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Ischemic Heart Disease and Myocardial Infarction Pathophysiology of Myocardial Ischemia Bio-Med 350 September 2004.

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Presentation on theme: "Ischemic Heart Disease and Myocardial Infarction Pathophysiology of Myocardial Ischemia Bio-Med 350 September 2004."— Presentation transcript:


2 Ischemic Heart Disease and Myocardial Infarction Pathophysiology of Myocardial Ischemia Bio-Med 350 September 2004

3 Physiology and Pathophysiology of Coronary Blood Flow / Ischemia l Basic Physiology / Determinants of MVO 2 l Autoregulatory Mechanisms / Coronary Flow Reserve l Pathophysiology of Coronary Ischemia and Atherosclerosis l Clinical Syndromes n Stable Angina n Acute Coronary Syndromes – Unstable Angina –Acute MI (UA, AMI)

4 Coronary Arteries Normal Anatomy

5 Basic Principles l myocardial cells have to do only 2 things: contract and relax; both are aerobic, O 2 requiring processes l oxygen extraction in the coronary bed is maximal in the baseline state; therefore to increase O 2 delivery, flow must increase l large visible epicardial arteries are conduit vessels not responsible for resistance to flow (when normal)

6 Basic Principles l small, distal arterioles make up the major resistance to flow in the normal state l atherosclerosis (an abnormal state) affects the proximal, large epicardial arteries l once arteries are stenotic (narrowed) resistance to flow increases unless distal, small arterioles are able to dilate to compensate

7 Myocardial Ischemia: Occurs when myocardial oxygen demand exceeds myocardial oxygen supply

8 MVO 2 = Myocardial Oxygen Demand MVO 2 determined by: Heart Rate Contractility Wall Tension

9 MVO 2 (Myocardial Oxygen Demand) l Increases directly in proportion to heart rate l Increases with increased contractility l Increases with increased Wall Tension: i.e. increases with increasing preload or afterload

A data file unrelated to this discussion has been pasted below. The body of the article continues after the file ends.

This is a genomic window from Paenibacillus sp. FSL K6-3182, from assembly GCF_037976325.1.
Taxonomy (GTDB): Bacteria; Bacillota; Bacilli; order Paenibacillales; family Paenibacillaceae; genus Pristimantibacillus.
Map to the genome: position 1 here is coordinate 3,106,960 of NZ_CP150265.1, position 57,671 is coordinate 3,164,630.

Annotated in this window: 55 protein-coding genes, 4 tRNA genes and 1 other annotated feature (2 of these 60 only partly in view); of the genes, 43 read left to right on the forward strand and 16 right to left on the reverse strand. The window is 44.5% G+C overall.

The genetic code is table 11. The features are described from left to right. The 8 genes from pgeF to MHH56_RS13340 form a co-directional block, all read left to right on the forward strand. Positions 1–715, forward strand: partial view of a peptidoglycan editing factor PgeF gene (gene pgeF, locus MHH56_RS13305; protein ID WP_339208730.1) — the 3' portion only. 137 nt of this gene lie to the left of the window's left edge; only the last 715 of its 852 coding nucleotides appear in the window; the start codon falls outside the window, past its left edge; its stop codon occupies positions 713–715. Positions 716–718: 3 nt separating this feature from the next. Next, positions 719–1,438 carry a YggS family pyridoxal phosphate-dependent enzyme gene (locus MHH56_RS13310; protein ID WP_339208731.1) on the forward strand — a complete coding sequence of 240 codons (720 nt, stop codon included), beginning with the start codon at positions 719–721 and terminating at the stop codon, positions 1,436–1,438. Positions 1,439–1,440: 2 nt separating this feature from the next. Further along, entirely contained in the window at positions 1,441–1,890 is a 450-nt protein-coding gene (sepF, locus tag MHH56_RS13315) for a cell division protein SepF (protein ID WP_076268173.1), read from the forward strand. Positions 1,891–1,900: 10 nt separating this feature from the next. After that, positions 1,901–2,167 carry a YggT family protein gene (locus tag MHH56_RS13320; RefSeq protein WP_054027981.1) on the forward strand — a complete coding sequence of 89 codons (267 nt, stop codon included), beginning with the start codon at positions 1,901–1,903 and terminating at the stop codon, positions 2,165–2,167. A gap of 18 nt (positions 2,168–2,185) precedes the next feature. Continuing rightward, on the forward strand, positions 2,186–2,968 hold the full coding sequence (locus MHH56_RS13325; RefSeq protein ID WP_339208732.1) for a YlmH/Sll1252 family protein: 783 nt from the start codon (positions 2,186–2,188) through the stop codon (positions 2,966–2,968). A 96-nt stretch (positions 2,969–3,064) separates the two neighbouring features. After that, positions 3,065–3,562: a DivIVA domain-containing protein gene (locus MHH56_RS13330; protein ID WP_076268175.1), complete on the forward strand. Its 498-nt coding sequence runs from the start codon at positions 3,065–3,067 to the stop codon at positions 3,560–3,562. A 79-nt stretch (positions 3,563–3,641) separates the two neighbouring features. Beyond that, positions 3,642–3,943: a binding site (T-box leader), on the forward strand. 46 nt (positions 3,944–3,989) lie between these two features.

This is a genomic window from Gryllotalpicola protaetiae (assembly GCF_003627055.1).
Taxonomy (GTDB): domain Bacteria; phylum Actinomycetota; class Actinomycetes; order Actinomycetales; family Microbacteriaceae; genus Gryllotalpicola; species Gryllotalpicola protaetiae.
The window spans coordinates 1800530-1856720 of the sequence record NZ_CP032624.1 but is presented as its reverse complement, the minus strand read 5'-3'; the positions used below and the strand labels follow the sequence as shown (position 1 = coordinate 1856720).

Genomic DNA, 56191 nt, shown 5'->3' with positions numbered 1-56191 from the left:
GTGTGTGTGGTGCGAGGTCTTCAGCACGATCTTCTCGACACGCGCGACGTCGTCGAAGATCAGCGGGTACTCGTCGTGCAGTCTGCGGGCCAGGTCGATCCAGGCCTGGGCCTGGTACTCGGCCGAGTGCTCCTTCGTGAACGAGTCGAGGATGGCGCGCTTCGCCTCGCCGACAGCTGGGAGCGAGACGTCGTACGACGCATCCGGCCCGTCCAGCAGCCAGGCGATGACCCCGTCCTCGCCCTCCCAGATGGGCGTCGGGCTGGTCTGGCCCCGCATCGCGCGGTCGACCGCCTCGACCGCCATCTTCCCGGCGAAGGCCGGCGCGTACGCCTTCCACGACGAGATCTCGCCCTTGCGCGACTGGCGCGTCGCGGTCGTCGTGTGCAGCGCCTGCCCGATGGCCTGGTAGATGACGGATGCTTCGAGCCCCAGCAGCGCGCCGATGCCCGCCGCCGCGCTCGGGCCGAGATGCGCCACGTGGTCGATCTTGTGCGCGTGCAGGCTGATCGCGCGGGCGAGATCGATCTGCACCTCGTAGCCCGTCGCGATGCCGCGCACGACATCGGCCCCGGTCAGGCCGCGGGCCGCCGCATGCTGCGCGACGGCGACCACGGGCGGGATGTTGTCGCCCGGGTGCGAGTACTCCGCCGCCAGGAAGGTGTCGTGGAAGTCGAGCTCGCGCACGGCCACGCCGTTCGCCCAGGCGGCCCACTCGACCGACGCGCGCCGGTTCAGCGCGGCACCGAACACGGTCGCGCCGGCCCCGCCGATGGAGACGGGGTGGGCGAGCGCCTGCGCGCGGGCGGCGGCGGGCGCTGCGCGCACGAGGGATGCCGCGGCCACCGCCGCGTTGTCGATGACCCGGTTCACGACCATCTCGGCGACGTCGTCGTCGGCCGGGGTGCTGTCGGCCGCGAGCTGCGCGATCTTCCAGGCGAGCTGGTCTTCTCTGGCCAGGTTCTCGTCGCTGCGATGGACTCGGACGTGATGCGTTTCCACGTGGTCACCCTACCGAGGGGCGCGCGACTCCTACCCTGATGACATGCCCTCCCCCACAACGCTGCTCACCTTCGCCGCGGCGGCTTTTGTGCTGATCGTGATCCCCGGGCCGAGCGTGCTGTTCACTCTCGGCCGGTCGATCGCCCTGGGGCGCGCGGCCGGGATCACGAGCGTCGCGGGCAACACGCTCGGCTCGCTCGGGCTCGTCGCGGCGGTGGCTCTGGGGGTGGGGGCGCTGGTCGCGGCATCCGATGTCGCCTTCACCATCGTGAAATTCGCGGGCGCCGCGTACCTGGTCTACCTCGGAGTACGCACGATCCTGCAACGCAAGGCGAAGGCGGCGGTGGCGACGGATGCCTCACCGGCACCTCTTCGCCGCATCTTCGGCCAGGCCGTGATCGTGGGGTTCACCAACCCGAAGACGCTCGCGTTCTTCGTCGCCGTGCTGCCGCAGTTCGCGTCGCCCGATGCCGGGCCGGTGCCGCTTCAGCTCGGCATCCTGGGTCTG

10 Heart Rate cc/min /100g MVO Heart Rate (BPM)

11 Contractility Peak Developed Tension (g/cm2) MVO2 (cc/min /100g) Norepinephrine Control

12 Wall Tension Is related to Pressure x Radius Wall Thickness Defined as: Force per unit area generated in the LV throughout the cardiac cycle Afterload - LV systolic pressure Preload - LV end-diastolic pressure or volume

13 Myocardial Ischemia: Occurs when myocardial oxygen demand exceeds myocardial oxygen supply

14 Myocardial Oxygen Supply Determined by: Coronary Blood Flow & O 2 Carrying Capacity  Oxygen saturation of the blood  Hemoglobin content of the blood ( Flow = Pressure / Resistance)  Coronary perfusion pressure  Coronary vascular resistance

15 Coronary Blood Flow Proportional to perfusion pressure / resistance l Coronary Perfusion pressure = Diastolic blood pressure, minus LVEDP l Coronary Vascular resistance  external compression  intrinsic regulation  Local metabolites  Endothelial factors  Neural factors (esp. sympathetic nervous system)

16 Endocardium and CFR Diastole Systole

17 Endocardium vs Epicardium l Greater shortening / thickening, higher wall tension: increased MVO 2 l Greater compressive resistance l ? Decreased Perfusion Pressure l Less collateral circulation l Net Result is more compensatory arteriolar vasodilatation at baseline and therefore decreased CFR

18 Autoregulatory Resistance l Major component of resistance to flow l Locus at arteriolar level l Adjusts flow to MVO 2 l Metabolic control n Oxygen n Adenosine, ADP n NO (nitric oxide) n Lactate, H + n Histamine, Bradykinin

19 Autoregulatory Resistance l Myocardial muscle cell - produces byproducts of aerobic metabolism (lactate,adenosine, etc) l Vascular endothelial cell (arteriole) - reacts to metabolic byproducts l Vascular smooth muscle cell (arteriole) - signaled by endothelial cell to contract (vessel constriction) or relax (vessel dilation) Involves 3 different cells

20 Autoregulation of Coronary Blood Flow l Oxygen  Acts as vasoconstrictor  As O 2 levels drop during ischemia: pre- capillary vasodilation and increased myocardial blood supply l Adenosine  Potent vasodilator  Prime mediator of coronary vascular tone  Binds to receptors on vascular smooth muscle, decreasing calcium entry into cell

21 Adenosine l During hypoxemia, aerobic metabolism in mitochondria is inhibited l Accumulation of ADP and AMP l Production of adenosine l Adenosine vasodilates arterioles l Increased coronary blood flow

22 Autoregulatory Resistance Coronary Perfusion Pressure (mmHg) Flow cc/100g /min Control Adenosine

23 Autoregulators l Other endothelial- derived factors contribute to autoregulation  Dilators include:  EDRF (NO)  Prostacyclin  Constrictors include:  Endothelin-1

24 Coronary Flow Reserve l Arteriolar autoregulatory vasodilatory capacity in response to increased MVO 2 or pharmacologic agents l Expressed as a ratio of Maximum flow / Baseline flow l ~ 4-5 / 1 (experimentally) l ~ (when measured clinically)